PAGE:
Universal Data Access is Microsoft's strategy for providing high-
performance access to all types of information (including relational and
non-relational data) across an organization from the desktop to enterprise
systems. It accomplishes this with the following four key technologies:
Recently, On-Line Analytical Processing, or multi-dimensional (OLAP)
extensions have been added to both OLE DB and ActiveX Data Objects (ADO).
Open Database Connectivity (ODBC), is an international standard for
manipulating relational data using SQL query syntax across disparate
datasources. ODBC has the advantage of being an international standard that
allows you to manipulate a vast array of relational datasources through
numerous ODBC Drivers from both Microsoft and third party vendors. The key
disadvantage of ODBC is that it is limited to relational, SQL-syntax based
OLE DB is Microsoft's strategic low-level interface to data across the
organization. OLE DB is an open specification designed to build on the
success of ODBC by providing an open standard for accessing all kinds of
data. OLE DB imposes no specific limitation on either the query syntax, or
the structure of the data exposed as long as it can be retrieved in tabular
form. An OLE DB Data Provider is analogous to an ODBC Driver, exposing a
DataSource to an OLE DB Consumer, such as ADO. An increasing variety of OLE
DB Data Providers are being released by both Microsoft and third party
vendors. The first OLE DB Data Provider, the Microsoft OLE DB Provider for
ODBC Drivers, enables you to expose any ODBC DataSource to an OLE DB
ADO is Microsoft's strategic, language-neutral, high-level interface to
data exposed by OLE DB. ADO provides consistent, high-performance access to
data, whether you are creating a front-end database client or middle-tier
business object using an application, tool, language, or even an Internet
browser. ADO is the single data interface you need to know for 1 to n-tier
client/server and Web-based data-driven solution development. ADO is the
definitive OLE DB Consumer, although you could write your consumer
application using C++ directly to a OLE DB provider.
The Microsoft Remote Data Service (RDS) allows you to use an ADO recordset
remotely across one of three protocols (HTTP, HTTPS, or DCOM). RDS was
originally intended for Web-based clients, but you are free to implement
your RDS client in any development environment or language you choose. You
can optionally implement a server side business object for generating and
receiving a recordset, or you can use the default business object that RDS
provides within its server-side components. You are required to use
Internet Information Server (IIS) to host the RDS Server components only if
using the HTTP or HTTPS protocols. Using DCOM to marshal objects (recordset
or otherwise) with RDS eliminates the IIS dependency. RDS provides the
advantages of client-side caching of data results, updateable data, and
support for some data-aware ActiveX controls.
The Microsoft Data Access Components (MDAC), is the combination of these
four technologies as well as various ODBC Drivers and OLE DB Data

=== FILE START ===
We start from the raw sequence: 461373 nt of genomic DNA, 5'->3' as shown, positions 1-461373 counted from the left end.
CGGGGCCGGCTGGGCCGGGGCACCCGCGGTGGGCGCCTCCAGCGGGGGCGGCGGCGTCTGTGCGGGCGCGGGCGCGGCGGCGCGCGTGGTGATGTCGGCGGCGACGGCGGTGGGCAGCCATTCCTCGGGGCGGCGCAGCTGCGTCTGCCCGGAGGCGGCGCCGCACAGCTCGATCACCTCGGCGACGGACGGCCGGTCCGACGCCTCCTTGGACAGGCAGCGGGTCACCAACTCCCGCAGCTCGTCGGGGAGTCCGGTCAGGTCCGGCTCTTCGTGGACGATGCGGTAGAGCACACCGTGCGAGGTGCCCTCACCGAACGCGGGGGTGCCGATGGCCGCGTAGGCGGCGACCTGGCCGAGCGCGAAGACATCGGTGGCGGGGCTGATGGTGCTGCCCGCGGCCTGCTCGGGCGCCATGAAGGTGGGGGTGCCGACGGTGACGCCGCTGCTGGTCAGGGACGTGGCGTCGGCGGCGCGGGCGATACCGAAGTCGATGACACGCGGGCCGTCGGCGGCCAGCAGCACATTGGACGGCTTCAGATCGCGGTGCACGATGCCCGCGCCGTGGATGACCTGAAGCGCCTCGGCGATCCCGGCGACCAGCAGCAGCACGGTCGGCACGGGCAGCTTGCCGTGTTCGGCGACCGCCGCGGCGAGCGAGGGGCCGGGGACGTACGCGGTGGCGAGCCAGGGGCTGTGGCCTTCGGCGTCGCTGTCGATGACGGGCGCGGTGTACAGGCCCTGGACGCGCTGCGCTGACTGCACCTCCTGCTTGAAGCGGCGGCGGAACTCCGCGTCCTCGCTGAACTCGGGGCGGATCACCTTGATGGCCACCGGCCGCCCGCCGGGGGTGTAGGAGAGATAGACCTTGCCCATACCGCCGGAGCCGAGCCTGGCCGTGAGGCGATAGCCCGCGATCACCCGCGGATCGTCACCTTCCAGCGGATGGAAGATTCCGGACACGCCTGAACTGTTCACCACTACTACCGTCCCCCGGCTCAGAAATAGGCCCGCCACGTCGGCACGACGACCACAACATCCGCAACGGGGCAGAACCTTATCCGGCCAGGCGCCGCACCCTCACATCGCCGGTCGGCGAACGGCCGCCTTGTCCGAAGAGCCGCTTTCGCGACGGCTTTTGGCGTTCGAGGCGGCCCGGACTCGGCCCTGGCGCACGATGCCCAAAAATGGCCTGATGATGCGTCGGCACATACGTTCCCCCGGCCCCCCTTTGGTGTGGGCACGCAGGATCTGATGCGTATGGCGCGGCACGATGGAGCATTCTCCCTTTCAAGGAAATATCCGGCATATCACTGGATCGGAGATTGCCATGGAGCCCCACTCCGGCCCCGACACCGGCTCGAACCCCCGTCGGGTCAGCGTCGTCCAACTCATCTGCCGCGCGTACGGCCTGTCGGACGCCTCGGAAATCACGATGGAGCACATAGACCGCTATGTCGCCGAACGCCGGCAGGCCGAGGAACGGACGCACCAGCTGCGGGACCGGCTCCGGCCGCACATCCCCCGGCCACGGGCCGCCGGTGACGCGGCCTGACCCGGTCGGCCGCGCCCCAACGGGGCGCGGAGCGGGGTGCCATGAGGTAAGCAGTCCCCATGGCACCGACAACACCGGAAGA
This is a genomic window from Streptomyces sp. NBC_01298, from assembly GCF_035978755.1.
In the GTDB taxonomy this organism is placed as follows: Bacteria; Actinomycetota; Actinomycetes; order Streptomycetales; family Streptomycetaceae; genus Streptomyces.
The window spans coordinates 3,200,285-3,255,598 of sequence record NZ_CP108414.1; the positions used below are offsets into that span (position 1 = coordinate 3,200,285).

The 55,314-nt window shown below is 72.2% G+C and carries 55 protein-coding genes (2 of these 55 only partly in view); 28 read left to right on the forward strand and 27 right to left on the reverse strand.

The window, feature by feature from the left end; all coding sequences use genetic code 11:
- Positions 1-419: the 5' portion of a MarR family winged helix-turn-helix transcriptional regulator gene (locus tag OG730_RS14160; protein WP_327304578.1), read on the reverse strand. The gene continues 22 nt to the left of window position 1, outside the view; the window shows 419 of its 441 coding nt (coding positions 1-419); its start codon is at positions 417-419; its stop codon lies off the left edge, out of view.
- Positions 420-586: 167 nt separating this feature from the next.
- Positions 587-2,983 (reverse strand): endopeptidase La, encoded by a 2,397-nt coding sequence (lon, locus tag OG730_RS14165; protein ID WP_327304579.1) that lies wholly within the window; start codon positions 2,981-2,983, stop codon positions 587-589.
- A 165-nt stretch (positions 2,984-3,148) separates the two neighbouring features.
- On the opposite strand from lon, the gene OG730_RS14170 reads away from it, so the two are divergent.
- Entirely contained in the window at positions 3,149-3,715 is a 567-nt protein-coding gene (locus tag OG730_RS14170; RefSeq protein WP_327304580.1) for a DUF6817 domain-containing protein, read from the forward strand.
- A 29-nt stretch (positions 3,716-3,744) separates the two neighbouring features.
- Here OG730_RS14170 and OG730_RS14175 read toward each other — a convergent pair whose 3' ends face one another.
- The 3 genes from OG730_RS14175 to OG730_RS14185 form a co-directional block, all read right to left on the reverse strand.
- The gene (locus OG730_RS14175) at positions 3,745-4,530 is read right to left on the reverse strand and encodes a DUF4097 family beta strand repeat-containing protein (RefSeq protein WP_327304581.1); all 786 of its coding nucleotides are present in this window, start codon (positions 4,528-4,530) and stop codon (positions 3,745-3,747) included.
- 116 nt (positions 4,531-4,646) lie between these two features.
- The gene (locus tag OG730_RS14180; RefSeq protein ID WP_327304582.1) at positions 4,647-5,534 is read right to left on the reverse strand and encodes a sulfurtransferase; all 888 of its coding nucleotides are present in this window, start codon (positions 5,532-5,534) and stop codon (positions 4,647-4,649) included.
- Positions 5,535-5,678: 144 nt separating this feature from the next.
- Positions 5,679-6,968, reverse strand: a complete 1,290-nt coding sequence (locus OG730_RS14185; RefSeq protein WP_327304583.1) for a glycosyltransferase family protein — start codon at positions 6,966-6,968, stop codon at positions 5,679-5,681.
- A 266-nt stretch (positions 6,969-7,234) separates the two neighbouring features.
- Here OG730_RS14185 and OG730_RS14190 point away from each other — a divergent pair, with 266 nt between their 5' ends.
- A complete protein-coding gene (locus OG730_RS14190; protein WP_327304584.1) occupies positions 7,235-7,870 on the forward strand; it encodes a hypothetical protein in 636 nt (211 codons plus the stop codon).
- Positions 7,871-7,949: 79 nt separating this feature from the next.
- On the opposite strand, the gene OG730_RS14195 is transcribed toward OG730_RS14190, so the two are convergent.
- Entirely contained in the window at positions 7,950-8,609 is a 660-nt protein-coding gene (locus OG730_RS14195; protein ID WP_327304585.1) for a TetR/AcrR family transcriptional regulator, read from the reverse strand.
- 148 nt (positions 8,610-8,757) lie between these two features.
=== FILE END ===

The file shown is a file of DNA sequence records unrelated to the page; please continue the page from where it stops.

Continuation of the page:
Providers. MDAC also includes, increasingly with version 1.5 and later,
extensions to both OLE DB and ADO, most notably (but not limited to) On-
line Analytical Processing, or Multi-Dimensional data. There have been
three significant releases of MDAC components, but only one of those
releases was publicly known as MDAC. MDAC 1.0 did not ship as a
coordinated, stand-alone setup program, but was included piecemeal with
various Software Development Kit (SDK)'s and products. MDAC 1.5 did feature
a complete, stand-alone installation and was also included with various
SDK's and products. MDAC 2.0 was renamed to the Data Access SDK, and both
the ODBC and OLE DB SDK's were rolled into the Data Access 2.0 SDK.
Microsoft refers to MDAC 2.0 components as the run-time (non-SDK elements)
of the Data Access 2.0 SDK.
For the sake of clarity, we will refer to a MDAC stack as a specific
collection of ODBC, OLE DB, ADO, and RDS runtime components. For example,
the MDAC 1.0 stack contained ODBC 3.0, OLE DB 1.1, ADO 1.0 and the Advanced
Data Connector 1.0. (The Advanced Data Connector was the immediate
precursor to the Remote Data Service released in MDAC 1.5). The MDAC 1.5
stack included ODBC 3.5, OLE DB 1.5, ADO 1.5, and RDS 1.5. The MDAC 2.0
stack includes ODBC 3.51, OLE DB 2.0, ADO 2.0, RDS 2.0, OLE DB for OLAP
extensions and ADO/MD.
We will refer to MDAC redistribution as the mechanism that installs just
the run-time components for a given MDAC stack. Anything else, which
includes the ODBC 3.X SDK, OLE DB 1.X SDK, and the MDAC stand-alone setup,
contains a superset of the redistribution, adding samples, documentation,
headers, libraries, and so forth. You would use a MDAC redistribution with
the installation used to distribute your application to customers, and you
would use the MDAC or SDK setups to install on your development computer to
create those applications. This distinction is especially important to
remember when we discuss MDAC 1.5 setup and redistribution scenarios.
Universal Data Access, the Microsoft Data Access Components, the Data
Access SDK, the ODBC SDK, and the OLE DB SDK, are all different faces for
Microsoft's database strategy.
The MDAC 1.0 Stack
MDAC 1.0 existed more as concept than a coordinated, stand-alone setup
program. MDAC 1.0 components included ODBC 3.0, OLE DB 1.1, ADO 1.0, and
the Advanced Data Connector 1.0. The Advanced Data Connector, at the time,
utilized a subset of the ADO recordset and was independent of ADO.
Previously ODBC existed pretty much on its own, although the OLE DB 1.0 SDK
released in August of 1996 was beginning to point the way towards MDAC. In
the Winter of 1996, the MDAC 1.0 stack was released in a variety of
different distribution mechanisms, but without the centralized or
coordinated effort that arrived with MDAC 1.5.
ODBC 3.0 shipped with the ODBC 3.0 SDK (available at the time through Web
download), as well as Internet Information Server 3.0 and the OLE DB 1.1
SDK. OLE DB 1.1 and ADO 1.0 shipped with the OLE DB 1.1 SDK (available with
Visual Studio 97 or at the time through Web download), and with Internet